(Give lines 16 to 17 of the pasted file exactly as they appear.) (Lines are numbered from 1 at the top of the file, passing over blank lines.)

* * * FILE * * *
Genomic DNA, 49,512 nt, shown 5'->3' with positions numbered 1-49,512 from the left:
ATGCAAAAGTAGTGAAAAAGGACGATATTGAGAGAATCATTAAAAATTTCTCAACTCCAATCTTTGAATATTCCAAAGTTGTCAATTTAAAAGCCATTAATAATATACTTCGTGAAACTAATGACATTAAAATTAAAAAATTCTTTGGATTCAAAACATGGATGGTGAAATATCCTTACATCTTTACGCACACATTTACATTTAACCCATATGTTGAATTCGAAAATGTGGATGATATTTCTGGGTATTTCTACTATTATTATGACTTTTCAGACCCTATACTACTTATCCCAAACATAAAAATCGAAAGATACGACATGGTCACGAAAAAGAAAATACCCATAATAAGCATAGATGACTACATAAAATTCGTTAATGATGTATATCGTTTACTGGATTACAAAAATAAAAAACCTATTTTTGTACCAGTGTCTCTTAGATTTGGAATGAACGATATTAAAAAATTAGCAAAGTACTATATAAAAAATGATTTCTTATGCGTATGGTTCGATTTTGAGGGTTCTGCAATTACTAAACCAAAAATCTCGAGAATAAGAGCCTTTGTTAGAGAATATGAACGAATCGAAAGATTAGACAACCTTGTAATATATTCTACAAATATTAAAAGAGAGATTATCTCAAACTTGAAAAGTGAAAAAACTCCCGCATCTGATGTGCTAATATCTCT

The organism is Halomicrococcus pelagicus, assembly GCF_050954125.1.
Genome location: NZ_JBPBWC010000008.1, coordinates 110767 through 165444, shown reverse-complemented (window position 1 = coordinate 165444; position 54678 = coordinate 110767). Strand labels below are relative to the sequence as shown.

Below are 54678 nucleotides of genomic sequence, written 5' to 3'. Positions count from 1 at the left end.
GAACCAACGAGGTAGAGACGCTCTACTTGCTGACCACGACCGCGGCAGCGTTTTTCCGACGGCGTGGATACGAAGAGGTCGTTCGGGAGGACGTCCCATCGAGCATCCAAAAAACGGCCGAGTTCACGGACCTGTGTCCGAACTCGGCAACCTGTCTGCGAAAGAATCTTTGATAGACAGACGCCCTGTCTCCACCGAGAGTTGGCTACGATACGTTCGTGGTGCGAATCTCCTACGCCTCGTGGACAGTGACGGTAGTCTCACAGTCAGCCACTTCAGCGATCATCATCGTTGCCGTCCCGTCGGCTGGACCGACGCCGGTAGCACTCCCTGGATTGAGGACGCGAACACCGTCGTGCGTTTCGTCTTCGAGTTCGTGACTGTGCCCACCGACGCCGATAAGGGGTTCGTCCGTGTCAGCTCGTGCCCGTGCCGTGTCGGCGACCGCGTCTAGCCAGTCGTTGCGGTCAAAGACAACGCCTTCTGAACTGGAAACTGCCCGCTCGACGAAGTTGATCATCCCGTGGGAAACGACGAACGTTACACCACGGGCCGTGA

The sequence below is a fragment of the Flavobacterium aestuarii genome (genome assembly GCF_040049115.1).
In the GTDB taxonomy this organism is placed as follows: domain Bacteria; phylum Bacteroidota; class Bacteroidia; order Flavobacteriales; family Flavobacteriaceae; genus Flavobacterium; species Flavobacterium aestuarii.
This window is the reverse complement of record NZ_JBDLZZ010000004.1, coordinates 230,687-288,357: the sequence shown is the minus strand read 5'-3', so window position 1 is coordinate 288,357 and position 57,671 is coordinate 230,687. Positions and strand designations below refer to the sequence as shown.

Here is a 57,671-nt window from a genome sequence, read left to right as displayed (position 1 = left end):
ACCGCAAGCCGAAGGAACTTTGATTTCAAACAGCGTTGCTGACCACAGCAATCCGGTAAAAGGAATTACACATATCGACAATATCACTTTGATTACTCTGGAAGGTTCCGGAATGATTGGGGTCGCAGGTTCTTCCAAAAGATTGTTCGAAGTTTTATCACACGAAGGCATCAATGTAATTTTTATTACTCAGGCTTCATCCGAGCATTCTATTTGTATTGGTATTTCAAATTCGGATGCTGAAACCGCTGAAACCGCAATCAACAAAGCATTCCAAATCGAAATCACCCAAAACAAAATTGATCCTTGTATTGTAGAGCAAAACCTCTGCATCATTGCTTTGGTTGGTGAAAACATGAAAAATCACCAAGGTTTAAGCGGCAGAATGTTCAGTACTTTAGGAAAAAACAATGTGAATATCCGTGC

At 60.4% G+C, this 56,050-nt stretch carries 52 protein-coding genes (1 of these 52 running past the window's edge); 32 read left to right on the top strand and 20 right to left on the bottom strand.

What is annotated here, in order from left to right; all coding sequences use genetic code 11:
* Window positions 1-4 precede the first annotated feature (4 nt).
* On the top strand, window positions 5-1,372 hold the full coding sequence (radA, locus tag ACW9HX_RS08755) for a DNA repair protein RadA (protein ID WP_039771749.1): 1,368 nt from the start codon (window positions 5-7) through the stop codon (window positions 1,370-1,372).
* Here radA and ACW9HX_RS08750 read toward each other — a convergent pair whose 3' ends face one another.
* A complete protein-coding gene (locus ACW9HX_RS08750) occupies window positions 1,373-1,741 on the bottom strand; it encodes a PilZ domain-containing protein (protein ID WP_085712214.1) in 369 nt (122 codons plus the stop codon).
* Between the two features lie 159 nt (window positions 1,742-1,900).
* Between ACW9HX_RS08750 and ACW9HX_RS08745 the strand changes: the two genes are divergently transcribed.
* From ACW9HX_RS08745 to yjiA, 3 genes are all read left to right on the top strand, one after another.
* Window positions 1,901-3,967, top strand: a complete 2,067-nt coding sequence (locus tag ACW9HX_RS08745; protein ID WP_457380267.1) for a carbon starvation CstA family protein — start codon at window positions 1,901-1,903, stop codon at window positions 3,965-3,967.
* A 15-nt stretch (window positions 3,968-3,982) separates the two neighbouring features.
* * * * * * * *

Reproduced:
* Here radA and ACW9HX_RS08750 read toward each other — a convergent pair whose 3' ends face one another.
* A complete protein-coding gene (locus ACW9HX_RS08750) occupies window positions 1,373-1,741 on the bottom strand; it encodes a PilZ domain-containing protein (protein ID WP_085712214.1) in 369 nt (122 codons plus the stop codon).